Story and photos by Frank Fellone
Come along on the John R. Kizer murder tour, a Danse Macabre for a man who killed 10 people and then himself.
He did it all for the money. Except for the last, the suicide. That was for fear.
Our tour guide is John Allen French, 35, this Black River town’s burliest florist. He loves everything about Pocahontas, but especially its history.
And history records that Kizer killed these 10 people:
His first wife, Birdie Brooks, a widow married to Kizer for eight years until her death.
Elmer Anderson, a rancher whose wife, Martha, was coveted by Kizer. After Elmer’s death, Kizer proposed to Martha. Lucky for her — she declined.
Mr. and Mrs. Robert Riggs, farmers and relatives. She was his niece and died first. Her husband died after Kizer willed all his possessions to Riggs, who unwisely reciprocated.
Lizzie Robinson and Willa Brown. Aunt Lizzie was a distant relative of Kizer’s. She suggested he take care of the two little old ladies. Aunt Lizzie’s proposition was that whatever was left of their estates would go to Kizer after their deaths.
Rozena Bonner Arnold, John Kizer’s last wife, a widow whose husband had left her farmland and other valuable property; her parents, Mr. and Mrs. M.E. Bonner; and her son, Bonner Arnold.
All these unfortunates were killed from 1925 to 1936, likely by poison administered by Kizer as medication. Kizer was the first county agent of Randolph County, a prominent, respected businessman, and a veterinarian at a time when veterinarians weren’t always licensed and routinely treated people as well as animals.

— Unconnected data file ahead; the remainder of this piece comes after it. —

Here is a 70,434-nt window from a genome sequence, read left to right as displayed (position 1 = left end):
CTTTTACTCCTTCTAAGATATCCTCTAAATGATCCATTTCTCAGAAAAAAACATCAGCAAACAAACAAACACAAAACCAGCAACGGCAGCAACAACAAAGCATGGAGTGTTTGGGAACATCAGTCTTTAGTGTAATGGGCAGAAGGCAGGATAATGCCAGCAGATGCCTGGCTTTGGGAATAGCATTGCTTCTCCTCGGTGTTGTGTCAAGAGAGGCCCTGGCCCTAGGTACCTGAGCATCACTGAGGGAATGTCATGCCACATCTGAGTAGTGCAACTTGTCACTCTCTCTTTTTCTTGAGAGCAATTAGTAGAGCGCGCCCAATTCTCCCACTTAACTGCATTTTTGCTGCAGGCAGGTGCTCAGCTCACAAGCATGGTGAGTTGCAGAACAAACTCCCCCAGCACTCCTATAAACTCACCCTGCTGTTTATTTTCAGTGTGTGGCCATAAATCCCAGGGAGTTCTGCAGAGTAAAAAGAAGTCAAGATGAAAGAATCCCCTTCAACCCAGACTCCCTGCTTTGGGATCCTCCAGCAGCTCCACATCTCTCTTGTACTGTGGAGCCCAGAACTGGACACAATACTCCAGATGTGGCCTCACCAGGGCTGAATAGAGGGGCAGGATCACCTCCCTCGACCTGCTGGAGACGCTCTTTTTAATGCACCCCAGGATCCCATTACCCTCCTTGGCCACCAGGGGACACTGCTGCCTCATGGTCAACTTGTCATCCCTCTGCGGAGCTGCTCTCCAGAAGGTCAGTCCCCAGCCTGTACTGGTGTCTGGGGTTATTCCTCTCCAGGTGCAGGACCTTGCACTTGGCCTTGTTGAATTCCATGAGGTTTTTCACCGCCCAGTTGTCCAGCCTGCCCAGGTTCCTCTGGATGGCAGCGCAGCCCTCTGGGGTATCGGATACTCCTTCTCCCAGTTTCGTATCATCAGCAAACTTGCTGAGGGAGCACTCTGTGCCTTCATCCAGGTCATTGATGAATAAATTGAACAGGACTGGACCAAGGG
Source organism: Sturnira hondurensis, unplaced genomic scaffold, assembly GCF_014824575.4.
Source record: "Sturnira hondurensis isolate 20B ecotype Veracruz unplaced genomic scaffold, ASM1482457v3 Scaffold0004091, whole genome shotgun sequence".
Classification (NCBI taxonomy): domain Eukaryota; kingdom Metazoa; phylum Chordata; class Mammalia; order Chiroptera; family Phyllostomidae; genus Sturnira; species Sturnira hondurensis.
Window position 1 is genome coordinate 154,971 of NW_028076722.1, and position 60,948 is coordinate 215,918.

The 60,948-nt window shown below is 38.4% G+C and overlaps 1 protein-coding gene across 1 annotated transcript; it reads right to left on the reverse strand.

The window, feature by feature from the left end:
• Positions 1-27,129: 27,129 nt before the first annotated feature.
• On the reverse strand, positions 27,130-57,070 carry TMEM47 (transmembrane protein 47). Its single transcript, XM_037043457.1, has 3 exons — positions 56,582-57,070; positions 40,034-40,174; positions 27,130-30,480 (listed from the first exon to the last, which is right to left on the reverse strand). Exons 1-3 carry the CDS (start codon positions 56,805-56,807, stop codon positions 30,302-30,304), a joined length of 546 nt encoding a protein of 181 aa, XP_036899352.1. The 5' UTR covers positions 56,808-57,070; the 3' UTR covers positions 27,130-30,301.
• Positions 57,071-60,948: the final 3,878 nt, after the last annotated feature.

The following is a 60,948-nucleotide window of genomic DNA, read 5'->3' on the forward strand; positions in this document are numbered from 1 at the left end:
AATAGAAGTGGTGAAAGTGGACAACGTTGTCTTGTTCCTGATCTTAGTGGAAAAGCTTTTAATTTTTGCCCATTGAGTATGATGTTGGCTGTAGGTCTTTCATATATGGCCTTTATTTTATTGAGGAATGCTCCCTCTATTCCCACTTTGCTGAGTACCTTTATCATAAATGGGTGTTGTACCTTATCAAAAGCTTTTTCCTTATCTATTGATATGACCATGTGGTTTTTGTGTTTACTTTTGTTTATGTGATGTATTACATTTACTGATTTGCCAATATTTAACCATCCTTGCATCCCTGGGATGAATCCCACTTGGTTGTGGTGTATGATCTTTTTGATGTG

Most of Kizer’s victims were diagnosed — by him — with malaria. A local doctor may have been complicit with some of the diagnoses, his palm greased by unusually large fees. Invariably, Kizer insisted on swift embalming and burial.
That’s the back story. The murder tour starts on a warm day in mid-May at the historic Randolph County Courthouse on the square in Pocahontas, where Kizer was headed while in police custody on the last day of his life. Across the street, at the county clerk’s office, Kizer’s handwritten last will is kept.
That’s the penultimate stop. Now the first, a few blocks from the town square. It’s a meadow, stretching into the distance, called Kizer Field. It’s where residents paid Kizer to allow their cattle and goats to graze. It’s also where airplanes would land and take off, fliers giving rides for a nickel.
Kizer, generous in spite of his other faults, would pay for kids who didn’t have a nickel. He never had children of his own, instead marrying women who did. French described Kizer as tall, a man who wore a big hat, and who was always dressed up as befitted a businessman who owned a pool hall, a movie theater and plenty of land. French gestured expansively away from the field and toward a neighborhood.
“All this he owned,” he says.
The next stop is the house Kizer built for Birdie, his first wife, an imposing woman whom French contends Kizer must have loved, because of the memorials Kizer had made in her name. Love or not, this house — dilapidated and overgrown now — was where Kizer injected Birdie with a poison that made her arm swell to a horrible size and led to her death. That she was murdered must have been inconceivable to the townspeople. Birdie and John, French says, “were a Pocahontas power couple.” Her death came shortly after her doting husband bought an insurance policy on her life.
Others perished in this house, French says.
“Bonner Arnold died in this house. All the wives died in this house. They didn’t think anything of it when he treated them.”
Now over to the red-brick First United Methodist Church of Pocahontas. Here is proof of Kizer’s love for Birdie. Inside the church is a stained-glass window in her loving memory, and so inscribed. At some point over the decades, French said, John Kizer’s name came off the window.